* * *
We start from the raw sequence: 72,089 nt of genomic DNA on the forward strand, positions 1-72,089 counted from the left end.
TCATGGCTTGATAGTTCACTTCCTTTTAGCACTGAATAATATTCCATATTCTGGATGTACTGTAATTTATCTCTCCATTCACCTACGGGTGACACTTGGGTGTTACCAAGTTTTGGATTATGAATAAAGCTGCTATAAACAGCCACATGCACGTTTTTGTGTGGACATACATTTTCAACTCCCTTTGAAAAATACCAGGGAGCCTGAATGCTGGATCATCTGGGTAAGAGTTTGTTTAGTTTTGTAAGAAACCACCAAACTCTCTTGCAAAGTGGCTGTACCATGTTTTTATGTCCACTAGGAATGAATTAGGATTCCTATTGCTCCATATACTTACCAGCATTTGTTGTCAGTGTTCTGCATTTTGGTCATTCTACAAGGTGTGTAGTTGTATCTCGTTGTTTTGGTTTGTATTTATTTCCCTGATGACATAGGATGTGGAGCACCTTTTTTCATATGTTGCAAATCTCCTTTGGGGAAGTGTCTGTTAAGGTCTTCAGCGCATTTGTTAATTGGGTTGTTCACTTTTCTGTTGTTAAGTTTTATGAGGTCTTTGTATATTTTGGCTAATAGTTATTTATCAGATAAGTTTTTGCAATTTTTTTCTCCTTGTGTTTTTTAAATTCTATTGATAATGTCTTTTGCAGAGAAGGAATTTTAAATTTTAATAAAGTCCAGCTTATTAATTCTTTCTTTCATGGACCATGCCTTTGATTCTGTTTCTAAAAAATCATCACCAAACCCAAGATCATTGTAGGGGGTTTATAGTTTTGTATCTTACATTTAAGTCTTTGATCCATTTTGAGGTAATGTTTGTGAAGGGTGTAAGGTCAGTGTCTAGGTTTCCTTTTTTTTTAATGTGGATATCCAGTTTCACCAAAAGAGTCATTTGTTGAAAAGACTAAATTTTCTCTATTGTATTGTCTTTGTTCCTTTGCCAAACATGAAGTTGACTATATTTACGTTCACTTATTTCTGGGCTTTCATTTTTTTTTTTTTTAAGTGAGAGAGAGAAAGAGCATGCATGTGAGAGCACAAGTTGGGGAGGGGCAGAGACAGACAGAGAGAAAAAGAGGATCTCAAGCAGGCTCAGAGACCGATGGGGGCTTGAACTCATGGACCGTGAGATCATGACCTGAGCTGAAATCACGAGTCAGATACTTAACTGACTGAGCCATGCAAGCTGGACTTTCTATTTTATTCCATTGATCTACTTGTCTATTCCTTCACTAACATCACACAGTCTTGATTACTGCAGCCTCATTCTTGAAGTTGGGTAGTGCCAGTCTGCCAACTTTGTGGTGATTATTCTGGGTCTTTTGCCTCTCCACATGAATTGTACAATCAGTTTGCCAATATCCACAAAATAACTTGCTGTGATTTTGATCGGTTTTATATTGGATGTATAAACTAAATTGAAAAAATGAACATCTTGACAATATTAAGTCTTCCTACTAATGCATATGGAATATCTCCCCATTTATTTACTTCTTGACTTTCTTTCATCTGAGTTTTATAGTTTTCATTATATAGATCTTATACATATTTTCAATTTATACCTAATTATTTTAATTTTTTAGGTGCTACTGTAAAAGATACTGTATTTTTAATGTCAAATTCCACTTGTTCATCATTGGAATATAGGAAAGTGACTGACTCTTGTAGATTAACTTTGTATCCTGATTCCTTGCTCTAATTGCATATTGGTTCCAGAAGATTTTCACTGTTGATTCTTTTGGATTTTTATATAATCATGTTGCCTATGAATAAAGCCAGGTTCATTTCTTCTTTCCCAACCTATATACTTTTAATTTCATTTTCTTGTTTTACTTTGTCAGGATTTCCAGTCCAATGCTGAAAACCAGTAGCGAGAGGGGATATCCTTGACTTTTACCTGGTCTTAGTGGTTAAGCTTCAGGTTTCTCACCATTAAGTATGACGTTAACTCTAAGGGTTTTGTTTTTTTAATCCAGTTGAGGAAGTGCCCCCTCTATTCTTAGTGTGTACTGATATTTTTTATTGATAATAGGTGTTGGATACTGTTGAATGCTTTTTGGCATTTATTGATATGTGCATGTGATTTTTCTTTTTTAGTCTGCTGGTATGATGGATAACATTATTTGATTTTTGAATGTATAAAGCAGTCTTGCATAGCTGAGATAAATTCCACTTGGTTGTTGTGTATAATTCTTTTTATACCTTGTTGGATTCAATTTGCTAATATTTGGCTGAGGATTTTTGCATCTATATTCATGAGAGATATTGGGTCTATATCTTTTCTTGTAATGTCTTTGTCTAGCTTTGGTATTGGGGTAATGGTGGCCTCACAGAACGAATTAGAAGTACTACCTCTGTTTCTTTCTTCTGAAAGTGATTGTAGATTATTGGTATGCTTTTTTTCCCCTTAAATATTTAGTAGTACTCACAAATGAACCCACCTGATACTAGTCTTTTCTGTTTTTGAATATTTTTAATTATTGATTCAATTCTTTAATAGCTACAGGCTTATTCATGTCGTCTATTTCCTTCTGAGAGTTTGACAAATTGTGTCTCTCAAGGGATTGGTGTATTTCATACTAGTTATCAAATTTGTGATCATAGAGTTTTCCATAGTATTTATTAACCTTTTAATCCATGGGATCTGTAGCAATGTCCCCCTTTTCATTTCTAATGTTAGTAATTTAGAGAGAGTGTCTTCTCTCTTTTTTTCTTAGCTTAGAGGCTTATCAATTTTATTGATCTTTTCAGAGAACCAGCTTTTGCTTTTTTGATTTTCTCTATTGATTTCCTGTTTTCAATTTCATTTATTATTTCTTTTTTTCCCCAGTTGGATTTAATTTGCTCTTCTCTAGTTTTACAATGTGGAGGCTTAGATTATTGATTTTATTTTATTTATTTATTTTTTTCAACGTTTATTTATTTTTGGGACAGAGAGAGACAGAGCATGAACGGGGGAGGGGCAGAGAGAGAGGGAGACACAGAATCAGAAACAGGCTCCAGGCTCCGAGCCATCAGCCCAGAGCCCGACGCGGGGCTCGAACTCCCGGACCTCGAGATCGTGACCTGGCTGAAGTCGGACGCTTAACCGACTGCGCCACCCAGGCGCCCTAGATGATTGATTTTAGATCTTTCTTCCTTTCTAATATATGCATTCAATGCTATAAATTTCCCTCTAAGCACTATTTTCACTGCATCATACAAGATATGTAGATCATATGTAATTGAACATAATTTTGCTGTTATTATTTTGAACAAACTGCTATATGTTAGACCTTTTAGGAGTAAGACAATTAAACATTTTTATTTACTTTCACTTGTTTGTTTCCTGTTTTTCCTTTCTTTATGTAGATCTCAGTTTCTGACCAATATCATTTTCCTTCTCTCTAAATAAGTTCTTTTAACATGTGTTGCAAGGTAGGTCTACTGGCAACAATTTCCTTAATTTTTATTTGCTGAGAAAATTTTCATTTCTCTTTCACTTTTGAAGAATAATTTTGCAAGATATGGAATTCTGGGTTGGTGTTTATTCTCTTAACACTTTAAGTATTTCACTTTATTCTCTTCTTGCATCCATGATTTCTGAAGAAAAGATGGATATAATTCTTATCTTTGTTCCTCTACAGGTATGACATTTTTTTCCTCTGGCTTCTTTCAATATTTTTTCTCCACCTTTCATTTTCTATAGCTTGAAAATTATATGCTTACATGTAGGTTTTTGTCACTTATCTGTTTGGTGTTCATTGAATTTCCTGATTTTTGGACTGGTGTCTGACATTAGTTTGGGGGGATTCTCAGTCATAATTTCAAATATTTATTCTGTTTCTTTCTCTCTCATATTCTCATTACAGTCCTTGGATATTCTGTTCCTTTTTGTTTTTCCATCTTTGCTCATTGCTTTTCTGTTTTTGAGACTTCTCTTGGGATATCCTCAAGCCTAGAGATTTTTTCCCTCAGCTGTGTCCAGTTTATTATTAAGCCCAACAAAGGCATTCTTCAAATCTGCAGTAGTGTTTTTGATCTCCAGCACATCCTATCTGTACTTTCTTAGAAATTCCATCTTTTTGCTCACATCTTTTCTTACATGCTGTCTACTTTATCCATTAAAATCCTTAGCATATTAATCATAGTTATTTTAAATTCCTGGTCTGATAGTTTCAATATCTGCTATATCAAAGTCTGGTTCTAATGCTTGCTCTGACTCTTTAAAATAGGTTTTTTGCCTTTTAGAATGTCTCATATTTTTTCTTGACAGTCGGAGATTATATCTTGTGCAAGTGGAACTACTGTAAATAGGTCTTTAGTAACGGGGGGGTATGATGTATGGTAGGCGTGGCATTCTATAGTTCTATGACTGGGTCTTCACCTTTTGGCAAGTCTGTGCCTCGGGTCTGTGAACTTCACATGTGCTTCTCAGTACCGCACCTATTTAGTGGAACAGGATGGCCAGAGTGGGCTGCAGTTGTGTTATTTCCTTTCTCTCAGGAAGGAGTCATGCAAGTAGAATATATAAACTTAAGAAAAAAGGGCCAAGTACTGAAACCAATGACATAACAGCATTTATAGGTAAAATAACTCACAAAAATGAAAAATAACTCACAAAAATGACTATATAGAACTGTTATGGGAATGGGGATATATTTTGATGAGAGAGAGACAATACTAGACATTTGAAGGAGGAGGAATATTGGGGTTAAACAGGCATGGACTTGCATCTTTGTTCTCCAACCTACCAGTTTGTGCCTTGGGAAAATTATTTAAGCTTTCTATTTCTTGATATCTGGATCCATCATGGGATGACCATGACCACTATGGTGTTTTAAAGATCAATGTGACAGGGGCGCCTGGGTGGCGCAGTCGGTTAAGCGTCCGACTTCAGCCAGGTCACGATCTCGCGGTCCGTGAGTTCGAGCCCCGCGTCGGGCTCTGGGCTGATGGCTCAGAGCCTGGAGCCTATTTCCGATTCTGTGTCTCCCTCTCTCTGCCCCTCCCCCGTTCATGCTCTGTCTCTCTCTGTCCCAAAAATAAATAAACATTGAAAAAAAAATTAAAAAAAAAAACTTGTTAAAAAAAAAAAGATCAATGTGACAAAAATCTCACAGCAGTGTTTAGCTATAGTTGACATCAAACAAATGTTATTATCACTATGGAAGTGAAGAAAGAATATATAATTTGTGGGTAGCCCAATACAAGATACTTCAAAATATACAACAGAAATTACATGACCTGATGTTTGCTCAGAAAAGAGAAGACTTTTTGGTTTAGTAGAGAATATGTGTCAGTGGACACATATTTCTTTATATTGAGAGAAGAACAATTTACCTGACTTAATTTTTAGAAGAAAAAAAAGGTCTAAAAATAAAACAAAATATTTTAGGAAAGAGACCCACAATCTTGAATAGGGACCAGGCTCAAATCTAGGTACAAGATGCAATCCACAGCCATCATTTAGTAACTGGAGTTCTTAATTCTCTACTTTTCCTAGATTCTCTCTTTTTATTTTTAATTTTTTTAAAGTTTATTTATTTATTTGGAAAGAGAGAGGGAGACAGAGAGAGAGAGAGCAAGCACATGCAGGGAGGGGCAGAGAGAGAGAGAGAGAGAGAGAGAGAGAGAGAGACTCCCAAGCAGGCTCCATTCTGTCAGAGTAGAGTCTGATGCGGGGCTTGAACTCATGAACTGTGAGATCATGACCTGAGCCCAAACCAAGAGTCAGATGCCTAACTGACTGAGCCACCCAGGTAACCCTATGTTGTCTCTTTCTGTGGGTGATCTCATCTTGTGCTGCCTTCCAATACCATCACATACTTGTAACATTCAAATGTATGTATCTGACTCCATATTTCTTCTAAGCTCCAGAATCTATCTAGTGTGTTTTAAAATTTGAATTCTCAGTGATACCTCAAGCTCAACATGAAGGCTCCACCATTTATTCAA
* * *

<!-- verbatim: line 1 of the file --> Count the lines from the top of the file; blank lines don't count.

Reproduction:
We start from the raw sequence: 72,089 nt of genomic DNA on the forward strand, positions 1-72,089 counted from the left end.